Having said that, research has shown that a majority of website visitors only see somewhere between 20-50% of your content. So if you wait until the end of every page to ask for a subscription, you might be missing out. To combat this, try adding a form at the top of your content, or maybe even at the top of a sidebar (if you use one).
If you don’t produce a lot of content on your website, you can still take advantage of this option: why not try putting a “subscribe” box at the bottom of each of your ecommerce product descriptions, or on pages that contain information about your company?
Pop-Ups and Pop-Ins
Pop-ups, once scorned by Internet users as an annoying, intrusive advertising method, have made a dramatic comeback. In fact, pop-ups have actually become a standard method for collecting email addresses. Why is this?
It probably has something to do with the fact that a pop-up is impossible to ignore. Sure, you can close it right away… but by the time you hit that “x,” you’ve likely already scanned the text.
Gap does this with their pop-up for subscriber savings:
There are a couple tools you can use to implement pop-ups on your website, including:
- SumoMe List Builder
- Popup Domination
- Dreamgrow Scroll Triggered Box (for WordPress only)
- Opt-In Monster (for WordPress only)
So far, we’ve offered several options that will allow you to build up your subscriber list… as long as they’re noticed. Sometimes you have to add an option that can’t be ignored – or closed – to really boost your conversions.
Though it might initially sound intrusive, a static call to action bar is one of the best ways to subtly suggest email signups. Because the bars appear at the top of the pages you designate, are brightly colored, and stay with visitors as they travel down the page, they’re a fantastic way to encourage opt-ins… especially since they aren’t as easy to ignore!
Opt-in bars usually look something like this:
On Social Media
If you’ve already built a following on social media, you can harness them to grow your email list with sometimes startling results. Followers who are already invested in your business or products are much more likely to sign up for your emails than those who are just now learning about you… that is, as long as they know what they’ll get in return for opting in.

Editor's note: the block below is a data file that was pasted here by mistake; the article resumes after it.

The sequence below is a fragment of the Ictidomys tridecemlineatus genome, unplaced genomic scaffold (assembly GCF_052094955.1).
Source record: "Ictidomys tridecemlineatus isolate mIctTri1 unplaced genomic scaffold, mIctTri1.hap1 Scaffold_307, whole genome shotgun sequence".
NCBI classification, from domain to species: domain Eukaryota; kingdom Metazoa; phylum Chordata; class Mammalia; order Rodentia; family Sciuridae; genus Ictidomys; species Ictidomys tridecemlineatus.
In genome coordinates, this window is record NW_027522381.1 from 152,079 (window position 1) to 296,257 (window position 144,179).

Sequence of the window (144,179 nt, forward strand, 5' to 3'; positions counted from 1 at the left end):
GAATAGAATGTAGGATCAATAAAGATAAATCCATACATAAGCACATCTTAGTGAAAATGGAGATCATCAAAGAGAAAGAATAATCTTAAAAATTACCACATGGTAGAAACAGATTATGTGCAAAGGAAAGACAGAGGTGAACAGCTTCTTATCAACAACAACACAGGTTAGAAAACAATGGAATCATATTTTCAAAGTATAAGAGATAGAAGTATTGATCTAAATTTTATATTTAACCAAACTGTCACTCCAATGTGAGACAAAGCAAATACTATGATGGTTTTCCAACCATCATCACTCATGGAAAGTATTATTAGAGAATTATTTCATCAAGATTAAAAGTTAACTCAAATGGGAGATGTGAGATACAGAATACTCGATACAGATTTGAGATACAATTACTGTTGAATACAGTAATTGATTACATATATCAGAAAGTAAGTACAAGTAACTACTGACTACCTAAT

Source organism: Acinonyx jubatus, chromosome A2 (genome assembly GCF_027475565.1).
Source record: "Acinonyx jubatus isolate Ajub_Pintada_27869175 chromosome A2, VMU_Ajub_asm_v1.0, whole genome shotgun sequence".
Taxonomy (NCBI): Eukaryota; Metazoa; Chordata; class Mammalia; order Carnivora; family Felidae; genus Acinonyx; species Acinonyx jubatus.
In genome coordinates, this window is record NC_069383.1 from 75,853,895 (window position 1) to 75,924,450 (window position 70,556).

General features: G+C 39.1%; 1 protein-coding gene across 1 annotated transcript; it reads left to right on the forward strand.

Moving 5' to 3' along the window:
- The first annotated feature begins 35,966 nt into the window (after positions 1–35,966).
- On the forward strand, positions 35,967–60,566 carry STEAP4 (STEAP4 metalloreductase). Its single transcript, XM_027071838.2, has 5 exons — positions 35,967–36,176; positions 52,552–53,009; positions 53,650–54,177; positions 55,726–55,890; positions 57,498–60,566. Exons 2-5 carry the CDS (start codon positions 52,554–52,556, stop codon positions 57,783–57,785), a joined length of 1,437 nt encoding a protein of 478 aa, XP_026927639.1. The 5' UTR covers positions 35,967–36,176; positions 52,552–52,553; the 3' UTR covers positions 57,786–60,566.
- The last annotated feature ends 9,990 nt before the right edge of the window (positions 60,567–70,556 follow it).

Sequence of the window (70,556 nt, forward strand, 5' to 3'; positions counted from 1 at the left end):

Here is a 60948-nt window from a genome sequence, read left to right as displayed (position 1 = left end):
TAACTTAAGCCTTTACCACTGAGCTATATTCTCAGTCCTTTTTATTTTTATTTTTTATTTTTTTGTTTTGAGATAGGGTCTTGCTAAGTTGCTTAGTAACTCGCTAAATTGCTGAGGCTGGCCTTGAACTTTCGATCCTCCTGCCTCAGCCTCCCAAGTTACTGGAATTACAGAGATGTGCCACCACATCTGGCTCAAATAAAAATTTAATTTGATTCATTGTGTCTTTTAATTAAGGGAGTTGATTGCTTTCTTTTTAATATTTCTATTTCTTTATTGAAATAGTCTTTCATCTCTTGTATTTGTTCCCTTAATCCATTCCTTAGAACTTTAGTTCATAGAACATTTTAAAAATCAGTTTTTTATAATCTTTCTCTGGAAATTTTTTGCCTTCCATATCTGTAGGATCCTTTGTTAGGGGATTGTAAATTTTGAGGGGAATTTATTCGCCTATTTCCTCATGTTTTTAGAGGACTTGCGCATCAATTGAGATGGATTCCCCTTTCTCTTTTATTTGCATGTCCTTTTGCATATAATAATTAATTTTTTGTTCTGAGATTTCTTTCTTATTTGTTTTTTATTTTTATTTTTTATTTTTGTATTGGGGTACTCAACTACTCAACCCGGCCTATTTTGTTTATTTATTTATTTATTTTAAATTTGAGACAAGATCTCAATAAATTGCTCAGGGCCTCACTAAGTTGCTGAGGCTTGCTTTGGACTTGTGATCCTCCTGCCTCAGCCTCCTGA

You can add calls to action for your email list on social media networks in the form of a regular post, like Weight Watchers did in a post on their Facebook page:
Or you can utilize Twitter’s Lead Generation Card to ask for signups. This requires a Twitter Advertising account and some financial investment, but if you’re really committed to growing your list, it can provide fantastic ROI.
Here’s a great example Campaign Monitor found:
Do you have a retail outlet or physical store associated with your business? If so, you can always ask for signups in person. This is another fantastic way to grow your email list, especially if you’re offering something in return like coupons or free products.
The way most retailers ask for email signups is by taking your information during the checkout process. You’ve probably heard the question before: “can I have your email address for coupons?” This is a pretty good strategy, but there’s another way you can do it: let customers sign up themselves.
You can mount a tablet somewhere in your store that runs an app for the purpose of collecting email addresses. With a bit of custom design, you can create a fully branded sign-up screen that explains the benefits of receiving email and prompts interested shoppers to sign up.
Here are a few options for setting up something like this:
- OnSpot Social (for iOS devices only)
- Signup Kiosk (for iOS devices only)
- Chimpadeedoo (for MailChimp users only)
How else can you collect email addresses for your list? The sky’s the limit. Don’t be afraid to think outside the box on this, just as long as each method you try requires an opt-in and makes new subscribers aware of what they’re actually signing up for.
You can add signup CTAs to special locations like:
- Within your email signature
- Within content like PDFs, ebooks, and whitepapers
- Landing pages
You can also promote your list on printed material like business cards, flyers, and trade show handouts, but keep in mind that it won’t be as easy as a single click to get people to your signup page. If you’re utilizing a printed URL, you may want to use a URL shortener to create a short, custom address (like bit.ly/GetOurEmail, for example) that is easier to enter.
How Long Will it Take to Get Subscribers?
The speed at which you acquire subscribers to your list depends on a few factors – namely how popular your website is, how much you’ve promoted the option to receive email, and the perceived value of your messages.
Depending on these factors, you may see signups happen rapidly. Or you may be waiting for a few weeks to see growth on your list, and find that new subscribers are only trickling in. Either way, you should set a point at which you decide your list is large enough to send to… which leads us to the process of writing your first email.
Let’s move on to email content and design, and then we’ll walk through the exiting process of putting together your first email marketing message!